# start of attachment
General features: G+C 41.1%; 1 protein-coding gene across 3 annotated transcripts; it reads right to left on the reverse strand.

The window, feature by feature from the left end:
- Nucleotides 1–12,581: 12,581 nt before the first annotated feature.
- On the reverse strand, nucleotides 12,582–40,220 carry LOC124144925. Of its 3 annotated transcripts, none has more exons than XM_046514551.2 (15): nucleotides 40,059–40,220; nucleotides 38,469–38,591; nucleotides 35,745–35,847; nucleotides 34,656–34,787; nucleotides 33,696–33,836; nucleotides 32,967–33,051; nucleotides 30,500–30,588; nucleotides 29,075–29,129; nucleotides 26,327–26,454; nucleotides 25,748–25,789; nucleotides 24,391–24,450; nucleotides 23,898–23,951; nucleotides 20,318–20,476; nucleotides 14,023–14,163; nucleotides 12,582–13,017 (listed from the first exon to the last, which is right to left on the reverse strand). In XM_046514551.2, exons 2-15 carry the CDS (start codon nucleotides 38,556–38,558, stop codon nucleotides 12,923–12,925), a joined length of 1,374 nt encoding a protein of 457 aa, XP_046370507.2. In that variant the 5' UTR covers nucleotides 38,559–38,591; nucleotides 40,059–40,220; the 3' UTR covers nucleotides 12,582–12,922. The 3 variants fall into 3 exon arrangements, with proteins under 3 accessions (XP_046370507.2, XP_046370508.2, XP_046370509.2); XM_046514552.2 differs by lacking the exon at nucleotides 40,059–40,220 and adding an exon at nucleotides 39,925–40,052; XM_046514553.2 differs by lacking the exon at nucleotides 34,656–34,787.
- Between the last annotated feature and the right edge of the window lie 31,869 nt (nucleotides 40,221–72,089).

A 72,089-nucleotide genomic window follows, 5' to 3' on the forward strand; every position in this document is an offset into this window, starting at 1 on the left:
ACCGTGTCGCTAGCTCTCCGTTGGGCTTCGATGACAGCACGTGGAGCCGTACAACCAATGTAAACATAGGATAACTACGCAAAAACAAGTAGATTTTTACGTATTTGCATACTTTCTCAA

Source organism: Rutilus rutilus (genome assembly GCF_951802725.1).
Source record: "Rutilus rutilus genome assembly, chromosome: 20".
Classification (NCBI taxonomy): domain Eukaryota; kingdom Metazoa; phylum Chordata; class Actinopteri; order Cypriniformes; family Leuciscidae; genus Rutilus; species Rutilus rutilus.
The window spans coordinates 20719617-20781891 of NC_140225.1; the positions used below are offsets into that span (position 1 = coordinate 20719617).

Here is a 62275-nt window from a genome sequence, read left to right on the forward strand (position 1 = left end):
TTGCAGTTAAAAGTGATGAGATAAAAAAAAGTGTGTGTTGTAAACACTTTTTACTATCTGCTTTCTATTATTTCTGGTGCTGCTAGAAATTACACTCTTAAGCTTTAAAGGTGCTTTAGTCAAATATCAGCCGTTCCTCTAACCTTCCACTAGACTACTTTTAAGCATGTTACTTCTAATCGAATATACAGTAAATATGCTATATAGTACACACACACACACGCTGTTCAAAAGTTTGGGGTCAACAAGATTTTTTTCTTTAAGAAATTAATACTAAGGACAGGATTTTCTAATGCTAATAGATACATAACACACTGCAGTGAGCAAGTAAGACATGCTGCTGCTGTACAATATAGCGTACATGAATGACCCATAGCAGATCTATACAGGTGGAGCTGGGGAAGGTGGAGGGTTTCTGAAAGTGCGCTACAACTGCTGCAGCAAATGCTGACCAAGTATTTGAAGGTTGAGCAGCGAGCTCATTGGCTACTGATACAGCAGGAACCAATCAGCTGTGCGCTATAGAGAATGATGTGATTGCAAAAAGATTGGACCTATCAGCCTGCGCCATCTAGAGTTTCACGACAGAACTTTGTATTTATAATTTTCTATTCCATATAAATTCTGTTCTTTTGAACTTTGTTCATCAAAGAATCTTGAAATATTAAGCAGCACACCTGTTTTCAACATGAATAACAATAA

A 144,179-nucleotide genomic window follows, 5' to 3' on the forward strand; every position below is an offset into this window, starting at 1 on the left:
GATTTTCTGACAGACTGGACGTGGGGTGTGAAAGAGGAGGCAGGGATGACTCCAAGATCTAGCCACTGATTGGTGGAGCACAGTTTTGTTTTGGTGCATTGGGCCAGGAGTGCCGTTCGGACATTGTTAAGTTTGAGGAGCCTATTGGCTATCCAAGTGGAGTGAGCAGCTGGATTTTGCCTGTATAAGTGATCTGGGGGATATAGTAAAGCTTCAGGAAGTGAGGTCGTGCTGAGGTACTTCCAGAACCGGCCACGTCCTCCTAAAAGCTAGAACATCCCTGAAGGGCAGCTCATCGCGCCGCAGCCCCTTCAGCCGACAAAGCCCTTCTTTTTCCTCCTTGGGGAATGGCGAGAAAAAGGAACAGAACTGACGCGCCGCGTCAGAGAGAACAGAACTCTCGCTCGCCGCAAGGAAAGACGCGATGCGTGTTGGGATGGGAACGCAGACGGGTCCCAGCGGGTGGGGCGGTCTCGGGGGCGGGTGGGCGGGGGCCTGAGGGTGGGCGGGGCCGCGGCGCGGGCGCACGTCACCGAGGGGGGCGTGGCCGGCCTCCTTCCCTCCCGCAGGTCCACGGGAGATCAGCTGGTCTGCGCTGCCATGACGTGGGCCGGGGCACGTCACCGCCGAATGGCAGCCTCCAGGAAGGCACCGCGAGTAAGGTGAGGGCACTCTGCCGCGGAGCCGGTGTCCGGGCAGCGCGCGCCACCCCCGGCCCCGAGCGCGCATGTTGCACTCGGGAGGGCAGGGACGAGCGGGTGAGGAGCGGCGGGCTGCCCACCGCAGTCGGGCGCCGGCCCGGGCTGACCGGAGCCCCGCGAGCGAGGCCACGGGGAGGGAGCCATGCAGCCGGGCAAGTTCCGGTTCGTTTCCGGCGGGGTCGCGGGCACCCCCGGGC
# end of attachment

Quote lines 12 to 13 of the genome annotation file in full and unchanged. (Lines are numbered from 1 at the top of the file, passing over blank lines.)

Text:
Here is a 62275-nt window from a genome sequence, read left to right on the forward strand (position 1 = left end):
TTGCAGTTAAAAGTGATGAGATAAAAAAAAGTGTGTGTTGTAAACACTTTTTACTATCTGCTTTCTATTATTTCTGGTGCTGCTAGAAATTACACTCTTAAGCTTTAAAGGTGCTTTAGTCAAATATCAGCCGTTCCTCTAACCTTCCACTAGACTACTTTTAAGCATGTTACTTCTAATCGAATATACAGTAAATATGCTATATAGTACACACACACACACGCTGTTCAAAAGTTTGGGGTCAACAAGATTTTTTTCTTTAAGAAATTAATACTAAGGACAGGATTTTCTAATGCTAATAGATACATAACACACTGCAGTGAGCAAGTAAGACATGCTGCTGCTGTACAATATAGCGTACATGAATGACCCATAGCAGATCTATACAGGTGGAGCTGGGGAAGGTGGAGGGTTTCTGAAAGTGCGCTACAACTGCTGCAGCAAATGCTGACCAAGTATTTGAAGGTTGAGCAGCGAGCTCATTGGCTACTGATACAGCAGGAACCAATCAGCTGTGCGCTATAGAGAATGATGTGATTGCAAAAAGATTGGACCTATCAGCCTGCGCCATCTAGAGTTTCACGACAGAACTTTGTATTTATAATTTTCTATTCCATATAAATTCTGTTCTTTTGAACTTTGTTCATCAAAGAATCTTGAAATATTAAGCAGCACACCTGTTTTCAACATGAATAACAATAA